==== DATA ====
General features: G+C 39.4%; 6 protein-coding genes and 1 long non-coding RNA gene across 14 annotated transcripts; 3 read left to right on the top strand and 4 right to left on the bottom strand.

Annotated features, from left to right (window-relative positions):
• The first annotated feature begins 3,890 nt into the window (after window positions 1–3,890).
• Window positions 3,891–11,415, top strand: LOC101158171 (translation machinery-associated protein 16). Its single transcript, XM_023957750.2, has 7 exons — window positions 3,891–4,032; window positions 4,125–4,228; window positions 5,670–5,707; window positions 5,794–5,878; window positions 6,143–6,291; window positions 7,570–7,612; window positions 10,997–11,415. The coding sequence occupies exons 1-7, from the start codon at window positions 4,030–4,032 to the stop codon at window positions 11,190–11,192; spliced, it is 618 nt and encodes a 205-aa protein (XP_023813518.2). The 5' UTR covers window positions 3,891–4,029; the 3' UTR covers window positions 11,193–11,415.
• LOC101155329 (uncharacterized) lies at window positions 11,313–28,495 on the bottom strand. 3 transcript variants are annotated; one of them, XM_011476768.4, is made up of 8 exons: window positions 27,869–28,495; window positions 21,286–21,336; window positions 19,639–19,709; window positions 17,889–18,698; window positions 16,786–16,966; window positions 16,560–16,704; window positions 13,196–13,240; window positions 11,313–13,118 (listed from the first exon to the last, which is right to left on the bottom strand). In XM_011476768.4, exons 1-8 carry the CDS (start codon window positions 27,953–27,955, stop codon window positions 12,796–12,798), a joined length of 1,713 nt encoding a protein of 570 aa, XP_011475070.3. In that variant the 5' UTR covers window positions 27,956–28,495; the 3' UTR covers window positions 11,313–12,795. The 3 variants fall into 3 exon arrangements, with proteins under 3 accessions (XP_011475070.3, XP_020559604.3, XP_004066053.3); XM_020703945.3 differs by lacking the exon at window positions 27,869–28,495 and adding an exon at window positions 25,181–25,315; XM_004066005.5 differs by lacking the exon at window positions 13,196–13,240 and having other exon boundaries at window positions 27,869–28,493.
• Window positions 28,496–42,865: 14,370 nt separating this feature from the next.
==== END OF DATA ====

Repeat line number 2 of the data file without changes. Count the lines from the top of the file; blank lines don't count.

Annotated features, from left to right (window-relative positions):